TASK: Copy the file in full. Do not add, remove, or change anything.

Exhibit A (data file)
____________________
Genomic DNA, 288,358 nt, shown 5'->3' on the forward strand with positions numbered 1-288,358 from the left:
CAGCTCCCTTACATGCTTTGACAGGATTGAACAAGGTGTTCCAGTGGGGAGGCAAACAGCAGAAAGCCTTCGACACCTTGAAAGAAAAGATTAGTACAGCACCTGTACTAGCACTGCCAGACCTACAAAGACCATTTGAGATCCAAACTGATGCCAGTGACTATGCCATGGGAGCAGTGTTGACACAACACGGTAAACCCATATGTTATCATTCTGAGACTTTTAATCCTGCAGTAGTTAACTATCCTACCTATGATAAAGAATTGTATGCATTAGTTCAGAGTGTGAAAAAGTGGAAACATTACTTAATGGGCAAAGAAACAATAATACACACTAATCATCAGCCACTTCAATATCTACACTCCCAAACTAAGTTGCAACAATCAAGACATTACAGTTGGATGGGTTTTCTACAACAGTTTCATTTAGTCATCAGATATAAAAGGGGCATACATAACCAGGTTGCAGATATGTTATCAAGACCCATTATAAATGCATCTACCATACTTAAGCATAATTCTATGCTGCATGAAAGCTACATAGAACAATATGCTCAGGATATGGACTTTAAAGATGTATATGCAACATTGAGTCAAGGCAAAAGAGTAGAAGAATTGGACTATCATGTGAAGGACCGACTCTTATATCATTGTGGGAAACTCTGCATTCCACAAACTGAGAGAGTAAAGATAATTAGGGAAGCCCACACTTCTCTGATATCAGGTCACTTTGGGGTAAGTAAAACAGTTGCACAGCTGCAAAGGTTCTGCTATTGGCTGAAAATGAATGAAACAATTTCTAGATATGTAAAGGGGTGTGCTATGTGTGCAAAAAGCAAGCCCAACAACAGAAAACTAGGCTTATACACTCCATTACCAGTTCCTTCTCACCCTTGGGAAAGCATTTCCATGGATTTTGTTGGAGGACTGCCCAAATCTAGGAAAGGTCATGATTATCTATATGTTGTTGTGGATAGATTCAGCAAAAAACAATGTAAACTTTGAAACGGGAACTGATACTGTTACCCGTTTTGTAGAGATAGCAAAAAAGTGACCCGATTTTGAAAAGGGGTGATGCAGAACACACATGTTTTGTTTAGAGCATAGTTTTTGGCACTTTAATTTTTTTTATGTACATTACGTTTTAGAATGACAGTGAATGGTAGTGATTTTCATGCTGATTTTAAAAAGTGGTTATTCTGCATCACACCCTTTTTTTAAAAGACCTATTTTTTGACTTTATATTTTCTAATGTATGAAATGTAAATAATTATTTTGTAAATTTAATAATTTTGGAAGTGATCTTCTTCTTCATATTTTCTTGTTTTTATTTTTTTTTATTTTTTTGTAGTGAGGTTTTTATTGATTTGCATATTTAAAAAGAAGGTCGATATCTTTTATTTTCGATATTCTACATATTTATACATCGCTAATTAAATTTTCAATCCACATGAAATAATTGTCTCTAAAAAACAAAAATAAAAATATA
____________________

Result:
Genomic DNA, 288,358 nt, shown 5'->3' on the forward strand with positions numbered 1-288,358 from the left:
CAGCTCCCTTACATGCTTTGACAGGATTGAACAAGGTGTTCCAGTGGGGAGGCAAACAGCAGAAAGCCTTCGACACCTTGAAAGAAAAGATTAGTACAGCACCTGTACTAGCACTGCCAGACCTACAAAGACCATTTGAGATCCAAACTGATGCCAGTGACTATGCCATGGGAGCAGTGTTGACACAACACGGTAAACCCATATGTTATCATTCTGAGACTTTTAATCCTGCAGTAGTTAACTATCCTACCTATGATAAAGAATTGTATGCATTAGTTCAGAGTGTGAAAAAGTGGAAACATTACTTAATGGGCAAAGAAACAATAATACACACTAATCATCAGCCACTTCAATATCTACACTCCCAAACTAAGTTGCAACAATCAAGACATTACAGTTGGATGGGTTTTCTACAACAGTTTCATTTAGTCATCAGATATAAAAGGGGCATACATAACCAGGTTGCAGATATGTTATCAAGACCCATTATAAATGCATCTACCATACTTAAGCATAATTCTATGCTGCATGAAAGCTACATAGAACAATATGCTCAGGATATGGACTTTAAAGATGTATATGCAACATTGAGTCAAGGCAAAAGAGTAGAAGAATTGGACTATCATGTGAAGGACCGACTCTTATATCATTGTGGGAAACTCTGCATTCCACAAACTGAGAGAGTAAAGATAATTAGGGAAGCCCACACTTCTCTGATATCAGGTCACTTTGGGGTAAGTAAAACAGTTGCACAGCTGCAAAGGTTCTGCTATTGGCTGAAAATGAATGAAACAATTTCTAGATATGTAAAGGGGTGTGCTATGTGTGCAAAAAGCAAGCCCAACAACAGAAAACTAGGCTTATACACTCCATTACCAGTTCCTTCTCACCCTTGGGAAAGCATTTCCATGGATTTTGTTGGAGGACTGCCCAAATCTAGGAAAGGTCATGATTATCTATATGTTGTTGTGGATAGATTCAGCAAAAAACAATGTAAACTTTGAAACGGGAACTGATACTGTTACCCGTTTTGTAGAGATAGCAAAAAAGTGACCCGATTTTGAAAAGGGGTGATGCAGAACACACATGTTTTGTTTAGAGCATAGTTTTTGGCACTTTAATTTTTTTTATGTACATTACGTTTTAGAATGACAGTGAATGGTAGTGATTTTCATGCTGATTTTAAAAAGTGGTTATTCTGCATCACACCCTTTTTTTAAAAGACCTATTTTTTGACTTTATATTTTCTAATGTATGAAATGTAAATAATTATTTTGTAAATTTAATAATTTTGGAAGTGATCTTCTTCTTCATATTTTCTTGTTTTTATTTTTTTTTATTTTTTTGTAGTGAGGTTTTTATTGATTTGCATATTTAAAAAGAAGGTCGATATCTTTTATTTTCGATATTCTACATATTTATACATCGCTAATTAAATTTTCAATCCACATGAAATAATTGTCTCTAAAAAACAAAAATAAAAATATA